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A Case for Test Cricket

Cricket is a sport in seemingly constant turmoil. From funding to public interest and entertainment value, the future of the game and its viability continuously seems to be in question. Since the 70s, attempts have been made to make cricket more accessible and entertaining with the advent of one-day cricket and a further 30 years later T20 cricket was unveiled to introduce a further dimension to the game, with another format known as the Hundred recently announced by the ECB. These forms of cricket are relatively fast-paced, explosive and have the potential to be nail-biting. They help raise awareness and are an important part of the modern game.

Despite these developments, one must not forget the pinnacle and foundation of cricket, living amongst the ultimate sporting tests of character, mentality and endurance – 5 day cricket. It was the format in which the sport’s ‘golden age’ was played out and the format in which consummate players such as Bradman shone brightest. Feats such as Brian Lara’s record score of 400, Bradman’s average of 99.94 and Muralitharan’s 800 test wickets were all accomplished in this format. In fact within the cricketing world it is achievements in this format which distinguish players as greats and legends. Amongst the players themselves and the most learned fans test cricket is regarded rightfully as the highest format.

Despite being a spectacle of teamwork, skill and mental strength, amongst sports fans test cricket remains among the most acquired of acquired tastes. Outside of England, attendance at test matches is extremely sparse, creating a saddening juxtaposition between the talent and history being generated on the pitch. Why is this the case? Why is the most pure and difficult form of cricket treated with such apathy by countries with significant numbers of cricket fans such as India and South Africa?

The nature of the game is its relatively slow pace and the fact that the result is not guaranteed on any particular day of attendance. Despite this, as evidenced by my aforementioned points, Test cricket is a sporting spectacle. However it is still draws apathy from many.

There are two perspectives from which this issue should be considered, that of the players and that of the supporters. From the supporter’s perspective, greater efforts need to be made to advertise Test Cricket (when played well) as the exhibition of a collective of skills such as endurance and technique, because there are few in the game who possess the combination of the skills required to shine at the highest level of cricket. From a batting point of view, every century scored represents history being made and a hero being born, so the prospect of this should be exemplified and batting in test cricket should be presented as an exhibition of talent and technique.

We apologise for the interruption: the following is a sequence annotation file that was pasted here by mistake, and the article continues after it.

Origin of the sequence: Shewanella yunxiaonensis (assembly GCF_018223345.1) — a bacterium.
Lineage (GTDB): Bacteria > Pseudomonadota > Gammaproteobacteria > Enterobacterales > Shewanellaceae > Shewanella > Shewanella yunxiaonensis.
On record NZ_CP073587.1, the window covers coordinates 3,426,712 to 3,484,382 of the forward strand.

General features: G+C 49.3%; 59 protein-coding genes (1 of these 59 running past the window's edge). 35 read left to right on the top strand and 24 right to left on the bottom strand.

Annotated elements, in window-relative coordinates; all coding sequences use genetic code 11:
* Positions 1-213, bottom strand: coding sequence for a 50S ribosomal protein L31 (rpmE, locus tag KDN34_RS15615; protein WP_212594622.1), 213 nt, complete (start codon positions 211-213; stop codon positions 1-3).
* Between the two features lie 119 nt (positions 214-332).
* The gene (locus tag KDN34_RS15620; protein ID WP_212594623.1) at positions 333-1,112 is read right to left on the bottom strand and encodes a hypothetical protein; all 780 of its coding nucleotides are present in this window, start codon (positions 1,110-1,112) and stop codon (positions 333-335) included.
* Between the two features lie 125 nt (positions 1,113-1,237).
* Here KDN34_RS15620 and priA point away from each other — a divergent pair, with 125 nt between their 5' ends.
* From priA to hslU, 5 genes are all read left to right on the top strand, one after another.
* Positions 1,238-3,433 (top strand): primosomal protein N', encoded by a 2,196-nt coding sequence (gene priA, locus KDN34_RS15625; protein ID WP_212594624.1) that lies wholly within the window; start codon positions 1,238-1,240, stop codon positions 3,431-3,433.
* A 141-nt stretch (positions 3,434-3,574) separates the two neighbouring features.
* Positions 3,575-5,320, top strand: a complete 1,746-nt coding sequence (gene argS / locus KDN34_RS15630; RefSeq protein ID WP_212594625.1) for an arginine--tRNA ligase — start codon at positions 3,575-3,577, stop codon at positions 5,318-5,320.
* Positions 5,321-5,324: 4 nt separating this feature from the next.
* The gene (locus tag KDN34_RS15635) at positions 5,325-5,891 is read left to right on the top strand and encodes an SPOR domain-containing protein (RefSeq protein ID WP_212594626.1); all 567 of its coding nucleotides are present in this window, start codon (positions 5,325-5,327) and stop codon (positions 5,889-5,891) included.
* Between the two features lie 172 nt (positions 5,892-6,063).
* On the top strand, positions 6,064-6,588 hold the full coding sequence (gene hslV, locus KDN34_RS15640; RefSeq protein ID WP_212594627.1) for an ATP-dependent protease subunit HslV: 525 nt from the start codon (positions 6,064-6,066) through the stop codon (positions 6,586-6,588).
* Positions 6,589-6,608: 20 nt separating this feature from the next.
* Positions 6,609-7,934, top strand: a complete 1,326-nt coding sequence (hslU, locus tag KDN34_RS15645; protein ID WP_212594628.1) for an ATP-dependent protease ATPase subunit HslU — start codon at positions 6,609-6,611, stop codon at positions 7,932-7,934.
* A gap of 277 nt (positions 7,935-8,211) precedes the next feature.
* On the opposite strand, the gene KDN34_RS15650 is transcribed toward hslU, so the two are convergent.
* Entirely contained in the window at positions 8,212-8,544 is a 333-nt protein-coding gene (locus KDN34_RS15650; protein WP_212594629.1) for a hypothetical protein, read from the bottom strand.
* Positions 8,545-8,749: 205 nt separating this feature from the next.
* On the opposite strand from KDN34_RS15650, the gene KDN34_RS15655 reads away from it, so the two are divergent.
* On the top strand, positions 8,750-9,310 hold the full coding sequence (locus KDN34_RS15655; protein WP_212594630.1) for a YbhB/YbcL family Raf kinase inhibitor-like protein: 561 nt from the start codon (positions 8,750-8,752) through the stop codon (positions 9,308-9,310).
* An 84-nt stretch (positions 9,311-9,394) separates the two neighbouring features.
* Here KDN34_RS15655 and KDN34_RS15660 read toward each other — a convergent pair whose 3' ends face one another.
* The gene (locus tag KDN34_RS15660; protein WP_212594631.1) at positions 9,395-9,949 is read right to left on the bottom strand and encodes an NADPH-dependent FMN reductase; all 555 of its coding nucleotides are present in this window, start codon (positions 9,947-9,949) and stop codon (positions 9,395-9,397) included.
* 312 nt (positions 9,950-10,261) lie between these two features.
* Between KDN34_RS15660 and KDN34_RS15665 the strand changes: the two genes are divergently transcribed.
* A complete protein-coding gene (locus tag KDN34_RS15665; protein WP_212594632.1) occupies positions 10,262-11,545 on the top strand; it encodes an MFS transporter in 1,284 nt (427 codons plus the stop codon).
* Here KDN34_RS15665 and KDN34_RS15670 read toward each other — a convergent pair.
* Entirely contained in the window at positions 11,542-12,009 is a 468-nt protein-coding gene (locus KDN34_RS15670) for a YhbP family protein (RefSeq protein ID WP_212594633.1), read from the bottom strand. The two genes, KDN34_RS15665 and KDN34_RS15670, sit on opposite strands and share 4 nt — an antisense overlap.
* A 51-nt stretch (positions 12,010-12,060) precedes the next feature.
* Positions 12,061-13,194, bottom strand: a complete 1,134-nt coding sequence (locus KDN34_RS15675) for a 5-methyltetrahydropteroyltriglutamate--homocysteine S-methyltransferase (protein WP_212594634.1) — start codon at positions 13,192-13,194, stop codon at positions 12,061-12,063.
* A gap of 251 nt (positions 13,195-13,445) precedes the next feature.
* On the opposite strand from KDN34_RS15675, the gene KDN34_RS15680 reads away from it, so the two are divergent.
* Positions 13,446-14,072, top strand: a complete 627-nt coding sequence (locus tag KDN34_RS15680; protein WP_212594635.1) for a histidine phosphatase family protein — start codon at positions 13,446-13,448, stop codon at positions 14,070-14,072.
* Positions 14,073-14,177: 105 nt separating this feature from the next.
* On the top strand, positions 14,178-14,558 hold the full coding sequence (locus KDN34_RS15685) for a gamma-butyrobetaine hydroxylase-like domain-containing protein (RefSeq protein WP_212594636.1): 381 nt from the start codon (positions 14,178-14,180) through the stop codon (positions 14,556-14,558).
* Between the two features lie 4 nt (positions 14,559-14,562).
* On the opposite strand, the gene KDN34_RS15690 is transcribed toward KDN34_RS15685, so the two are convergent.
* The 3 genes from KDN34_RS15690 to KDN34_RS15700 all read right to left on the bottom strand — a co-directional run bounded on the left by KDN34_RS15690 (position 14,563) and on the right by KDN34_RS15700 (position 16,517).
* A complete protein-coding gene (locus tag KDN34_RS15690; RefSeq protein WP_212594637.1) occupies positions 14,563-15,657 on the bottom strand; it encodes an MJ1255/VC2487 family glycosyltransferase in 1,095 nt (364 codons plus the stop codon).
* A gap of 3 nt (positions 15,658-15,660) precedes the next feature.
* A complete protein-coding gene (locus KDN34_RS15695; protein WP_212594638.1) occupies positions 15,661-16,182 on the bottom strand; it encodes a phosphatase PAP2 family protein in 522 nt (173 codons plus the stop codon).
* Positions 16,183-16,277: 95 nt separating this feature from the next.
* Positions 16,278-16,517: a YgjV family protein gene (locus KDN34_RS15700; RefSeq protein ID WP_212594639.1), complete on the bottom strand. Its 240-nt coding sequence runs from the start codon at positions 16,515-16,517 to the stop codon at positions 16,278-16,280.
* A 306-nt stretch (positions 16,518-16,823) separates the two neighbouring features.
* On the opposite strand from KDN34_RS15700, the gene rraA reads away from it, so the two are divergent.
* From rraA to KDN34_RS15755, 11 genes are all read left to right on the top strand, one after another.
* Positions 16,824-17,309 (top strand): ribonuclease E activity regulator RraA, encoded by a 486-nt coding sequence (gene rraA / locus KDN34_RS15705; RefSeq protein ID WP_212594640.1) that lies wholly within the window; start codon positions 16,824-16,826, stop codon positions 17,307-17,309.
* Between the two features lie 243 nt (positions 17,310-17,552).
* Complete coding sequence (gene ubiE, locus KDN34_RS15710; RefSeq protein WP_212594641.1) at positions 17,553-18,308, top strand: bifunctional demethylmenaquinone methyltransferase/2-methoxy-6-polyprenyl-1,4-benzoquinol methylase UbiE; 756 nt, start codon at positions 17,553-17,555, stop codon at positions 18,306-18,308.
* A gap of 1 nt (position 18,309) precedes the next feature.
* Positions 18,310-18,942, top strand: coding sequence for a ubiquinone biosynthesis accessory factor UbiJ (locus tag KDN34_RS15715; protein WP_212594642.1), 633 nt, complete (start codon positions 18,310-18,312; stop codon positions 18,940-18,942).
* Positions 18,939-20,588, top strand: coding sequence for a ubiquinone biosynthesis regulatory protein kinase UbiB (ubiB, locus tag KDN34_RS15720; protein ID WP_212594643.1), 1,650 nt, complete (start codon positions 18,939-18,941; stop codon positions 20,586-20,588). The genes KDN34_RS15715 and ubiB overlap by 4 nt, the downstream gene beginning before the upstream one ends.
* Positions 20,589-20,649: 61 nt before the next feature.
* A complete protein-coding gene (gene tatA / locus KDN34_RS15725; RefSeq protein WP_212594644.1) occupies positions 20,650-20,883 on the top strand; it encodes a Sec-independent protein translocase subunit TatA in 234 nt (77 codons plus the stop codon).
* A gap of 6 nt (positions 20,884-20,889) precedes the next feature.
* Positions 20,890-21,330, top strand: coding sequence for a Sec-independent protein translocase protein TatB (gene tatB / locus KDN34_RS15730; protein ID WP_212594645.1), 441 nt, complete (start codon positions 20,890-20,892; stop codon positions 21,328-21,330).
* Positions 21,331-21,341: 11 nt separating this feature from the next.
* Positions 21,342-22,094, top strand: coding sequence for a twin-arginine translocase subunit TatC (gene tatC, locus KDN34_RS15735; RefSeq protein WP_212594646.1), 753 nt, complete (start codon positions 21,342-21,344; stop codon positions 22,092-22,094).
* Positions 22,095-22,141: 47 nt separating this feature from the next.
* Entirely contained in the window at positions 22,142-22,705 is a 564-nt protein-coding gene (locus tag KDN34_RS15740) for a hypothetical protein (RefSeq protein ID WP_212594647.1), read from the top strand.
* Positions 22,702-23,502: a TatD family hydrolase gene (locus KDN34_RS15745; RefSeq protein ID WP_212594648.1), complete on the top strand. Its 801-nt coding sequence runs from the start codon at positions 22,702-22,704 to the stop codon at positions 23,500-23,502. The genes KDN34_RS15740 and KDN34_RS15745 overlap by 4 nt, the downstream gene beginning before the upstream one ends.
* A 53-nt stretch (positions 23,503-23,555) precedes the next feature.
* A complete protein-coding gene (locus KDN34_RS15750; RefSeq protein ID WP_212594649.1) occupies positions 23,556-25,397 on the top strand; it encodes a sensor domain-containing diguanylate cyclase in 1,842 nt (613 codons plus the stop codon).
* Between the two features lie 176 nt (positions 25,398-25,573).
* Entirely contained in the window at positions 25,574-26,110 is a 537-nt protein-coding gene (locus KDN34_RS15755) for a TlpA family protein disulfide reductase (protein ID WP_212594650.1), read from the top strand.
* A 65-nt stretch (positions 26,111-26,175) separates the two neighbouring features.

Bowling in Test Cricket can be devastating, with both economic and brutal spells changing the game in the blink of an eye. Bowling with speed and accuracy is physically and mentally demanding. The psychological battle between batsman and bowler is one of the most intense tests of mental strength in sport. The chance to witness some of the best bowlers in the world bowl for a protracted amount of time should be a mouth watering prospect for most cricket fans, and this point should be appropriately advertised to cricket fans.

A major part of the appeal of sport is the drama that it generates. A 5 day test match provides the perfect stage for a full narrative to be observed, with sledging being abundant and batsmen facing bowlers more than once. Though competitiveness is a key part of cricket, this edge can be lost in the heat and excitement of a limited overs game, and animosity cannot simmer as it can over five days.

There are noticeable changes being made to make Test Cricket more accessible. The advent of Day/Night test cricket has breathed fresh life into the game with both its novelty and more convenient timings. The 2019 Ashes heralds the introduction of the ICC World Test Championship, which provides some necessary context to bilateral series giving further incentive for players to perform.

This brings me to my second perspective, that of the players. As I mentioned, Test cricket is widely regarded as the highest format of cricket by all those involved. However, players are being lured by the financial prospects of T20 leagues worldwide. Big money T20 leagues exist in countries such as India, Pakistan, Bangladesh, South Africa and Australia. These take place over different periods throughout the year and provide a far more lucrative option for players. The solution to this problem lies with the ICC itself. Contrary to popular belief there is money in cricket, significant amounts of it. The ICC need to use its funding to make Test Cricket more financially attractive to players, by bringing match fees on par with those offered in T20 competitions. Within the ICC itself it is up to the BCCI, ECB and CSA, the three richest cricket boards, to patronise the longest format in which their respective sides perform so well.

Overall, though Test Cricket seems to be in danger unless the correct steps are taken by the relevant authorities the future is bright. It is still undeniably held in the highest esteem, but this opinion needs to be enacted upon. The introduction of day/night Test matches and the World Test Championship is a commendable start to the inevitable upheaval the game needs. However, the future lies in the vision of those who wield power in the game.



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